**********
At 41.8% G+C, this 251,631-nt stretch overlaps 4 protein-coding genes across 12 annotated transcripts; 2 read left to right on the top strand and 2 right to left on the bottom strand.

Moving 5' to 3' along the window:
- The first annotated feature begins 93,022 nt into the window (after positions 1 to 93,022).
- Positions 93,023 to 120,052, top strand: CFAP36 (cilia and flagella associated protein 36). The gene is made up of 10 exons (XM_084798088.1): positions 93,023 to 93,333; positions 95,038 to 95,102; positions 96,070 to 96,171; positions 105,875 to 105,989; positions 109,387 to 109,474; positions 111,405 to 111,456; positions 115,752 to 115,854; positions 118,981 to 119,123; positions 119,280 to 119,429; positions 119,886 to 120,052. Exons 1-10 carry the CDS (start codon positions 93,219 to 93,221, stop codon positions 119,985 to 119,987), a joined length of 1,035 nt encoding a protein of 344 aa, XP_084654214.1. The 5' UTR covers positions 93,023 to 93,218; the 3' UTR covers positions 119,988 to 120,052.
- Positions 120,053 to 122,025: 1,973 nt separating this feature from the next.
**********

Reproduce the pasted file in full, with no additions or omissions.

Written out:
At 41.8% G+C, this 251,631-nt stretch overlaps 4 protein-coding genes across 12 annotated transcripts; 2 read left to right on the top strand and 2 right to left on the bottom strand.

Moving 5' to 3' along the window:
- The first annotated feature begins 93,022 nt into the window (after positions 1 to 93,022).
- Positions 93,023 to 120,052, top strand: CFAP36 (cilia and flagella associated protein 36). The gene is made up of 10 exons (XM_084798088.1): positions 93,023 to 93,333; positions 95,038 to 95,102; positions 96,070 to 96,171; positions 105,875 to 105,989; positions 109,387 to 109,474; positions 111,405 to 111,456; positions 115,752 to 115,854; positions 118,981 to 119,123; positions 119,280 to 119,429; positions 119,886 to 120,052. Exons 1-10 carry the CDS (start codon positions 93,219 to 93,221, stop codon positions 119,985 to 119,987), a joined length of 1,035 nt encoding a protein of 344 aa, XP_084654214.1. The 5' UTR covers positions 93,023 to 93,218; the 3' UTR covers positions 119,988 to 120,052.
- Positions 120,053 to 122,025: 1,973 nt separating this feature from the next.